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Comment: Eligible for Amazon's FREE Super Saver/Prime Shipping, 24/7 Customer Service, and package tracking. 100% Satisfaction Guarantee. Ex-Library. Cover has some edge wear. Modest sunfade/discoloration on spine/cover. EX-LIBRARY - has usual library wear/markings/attachments. No dust jacket.
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Slipping Into Shadow - Unknown Binding – 1999

3.2 out of 5 stars 6 customer reviews

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Product Details

  • Unknown Binding
  • ISBN-10: 0786218886
  • ISBN-13: 978-0786218882
  • ASIN: B000WCG2O4
  • Average Customer Review: 3.2 out of 5 stars  See all reviews (6 customer reviews)

Customer Reviews

Top Customer Reviews

Format: Paperback
This is the eighteenth and, at the moment, last novel written by Craig Thomas. It's a little sad to think that he's done with his writting carrer. But at least he went out with a pretty good novel, featuring his character Patrick Hyde, no less. Although his novels written in the 90's were missing a little something from his cold war era novels, this one was one of his better post-cold war efforts.

Where we last left Patrick Hyde, he had moved back home to Australia with his girlfriend Ros. Ros is becoming sucessful with her business, and Hyde is helping out Australian Intelligence involving a drugs ring and Burma. When things get rough he goes back to England to see if his old boss Kenneth Aubrey can help him out. But Aubrey has his own problems, and just maybe their problems are connected. Craig also brought back some sub-plots from his previous novel, A Different War, particularly those involving British MP Marion Pyott and David Winterborne. Like in A Different War, there's a lot of political/economical things going on that can be hard to follow at times, because it's somewhat boring, but it all eventually makes sense.

In the end, it's a pretty good Craig novel. Hyde is always fun to follow on his adventures, and we even get some quick appearances from Godwin and Cass, characters from previous novels, even if they were mere cameos. I also found Marion's story easier to follow this time around than in A Different War. The novel of course includes the recurring "man hunt" plot device which Craig has used masterfully in many of his books.
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Format: Hardcover
One of Craig Thomas' better books with, compared with his other recent releases. It is not too far fetched and set in Burma which is quite interesting. I'd recommend the Firefox books and Winter Hawk to start though, if you have not read his other books.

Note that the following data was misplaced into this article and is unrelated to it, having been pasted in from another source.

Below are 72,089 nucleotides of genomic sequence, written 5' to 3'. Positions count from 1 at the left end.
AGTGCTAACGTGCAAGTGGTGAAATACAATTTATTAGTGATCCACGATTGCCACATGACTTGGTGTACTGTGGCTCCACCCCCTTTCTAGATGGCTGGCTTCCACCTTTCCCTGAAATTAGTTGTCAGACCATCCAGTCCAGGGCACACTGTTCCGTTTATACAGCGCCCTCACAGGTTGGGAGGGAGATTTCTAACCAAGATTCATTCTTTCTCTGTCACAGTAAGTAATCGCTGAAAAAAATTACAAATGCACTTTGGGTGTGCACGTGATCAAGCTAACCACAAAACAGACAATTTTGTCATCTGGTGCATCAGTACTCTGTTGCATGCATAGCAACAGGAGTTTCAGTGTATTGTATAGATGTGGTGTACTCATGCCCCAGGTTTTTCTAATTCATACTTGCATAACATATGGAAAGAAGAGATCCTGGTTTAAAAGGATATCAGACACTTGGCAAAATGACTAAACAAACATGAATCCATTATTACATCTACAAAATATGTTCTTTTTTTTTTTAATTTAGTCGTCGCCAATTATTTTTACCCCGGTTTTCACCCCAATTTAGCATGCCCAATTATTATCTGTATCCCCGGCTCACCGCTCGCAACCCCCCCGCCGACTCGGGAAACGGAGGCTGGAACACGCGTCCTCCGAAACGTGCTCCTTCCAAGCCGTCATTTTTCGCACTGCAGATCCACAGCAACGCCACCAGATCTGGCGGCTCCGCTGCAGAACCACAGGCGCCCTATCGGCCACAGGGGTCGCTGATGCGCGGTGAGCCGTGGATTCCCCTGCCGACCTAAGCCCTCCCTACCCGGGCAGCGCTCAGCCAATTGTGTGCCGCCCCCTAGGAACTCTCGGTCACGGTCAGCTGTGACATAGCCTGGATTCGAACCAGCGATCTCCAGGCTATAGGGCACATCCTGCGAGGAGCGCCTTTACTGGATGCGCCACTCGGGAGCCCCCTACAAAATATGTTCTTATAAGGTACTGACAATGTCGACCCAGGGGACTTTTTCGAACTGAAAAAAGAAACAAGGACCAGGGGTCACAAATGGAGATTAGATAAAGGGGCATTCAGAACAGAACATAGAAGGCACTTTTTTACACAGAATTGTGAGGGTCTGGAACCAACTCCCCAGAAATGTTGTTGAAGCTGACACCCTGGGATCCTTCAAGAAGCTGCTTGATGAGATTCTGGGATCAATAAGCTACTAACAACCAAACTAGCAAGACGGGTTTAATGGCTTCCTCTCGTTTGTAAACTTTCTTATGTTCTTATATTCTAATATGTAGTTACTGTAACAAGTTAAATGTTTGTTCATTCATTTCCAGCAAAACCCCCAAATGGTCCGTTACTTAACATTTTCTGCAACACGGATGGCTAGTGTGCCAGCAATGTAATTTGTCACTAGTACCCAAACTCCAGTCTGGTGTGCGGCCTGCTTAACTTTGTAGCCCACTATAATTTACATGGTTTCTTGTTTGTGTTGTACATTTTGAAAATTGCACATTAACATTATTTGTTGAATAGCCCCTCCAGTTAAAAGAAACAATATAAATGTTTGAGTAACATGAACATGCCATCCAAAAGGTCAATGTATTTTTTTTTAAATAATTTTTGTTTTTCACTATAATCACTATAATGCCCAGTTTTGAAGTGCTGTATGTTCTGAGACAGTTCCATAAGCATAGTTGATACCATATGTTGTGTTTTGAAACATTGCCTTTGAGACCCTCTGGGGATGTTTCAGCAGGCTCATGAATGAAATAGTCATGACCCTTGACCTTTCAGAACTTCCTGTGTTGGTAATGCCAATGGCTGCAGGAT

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Format: Paperback Verified Purchase
First off, I've been a huge fan of Craig Thomas, especially his Mitchell Gant and Patrick Hyde characters. In the U.S., Mitchell Gant has been a little bigger I'm assuming because he's an American character whereas Hyde is an Australian working from the U.K. Gant has inspired the Firefox movie (and I think a few rip-offs that use the same story but different name...sad). Its a shame Hyde hasn't gotten the same publicity. I would love to see a Colin Farrel or someone like him get a chance to play Hyde in a movie...

Still Hyde to me is a much more developed and relatable, if not likeable character. And a few years went by after reading Playing with Cobras, The Last Raven, and some others, I was happy to see there was a book out there that I hadn't read yet that would continue the story of Hyde. The book was Slipping into Shadows.

After reading it, I have to say I was a little disappointed. Craig Thomas' writing is still at a high standard, and the story was maybe more intriguing to me than some of the others, but I think I felt let down in Hyde himself. It's a good book, well-worth the read especially if you are familiar with the characters and I would recommend it...but.....

**** MINOR SPOILER AHEAD ****

Generally, I felt that Hyde was kinda like a lame duck for a large part of the story. His actions didn't seem to move the story forward much of the time. It's as if things were happening to him and he was reacting rather than instigating many of the events. In the beginning he seems beat down by the world and almost resolved to failure. His girlfriend Ros is a much bigger part of the story, and not just as a damsel in distress thankfully. But including her to such a high extent pulled a lot of the focus away from Hyde. Not to give anything away, but if this truly is the last book in the Hyde saga, I'm disappointed that this is how he will Slip into the Shadows...
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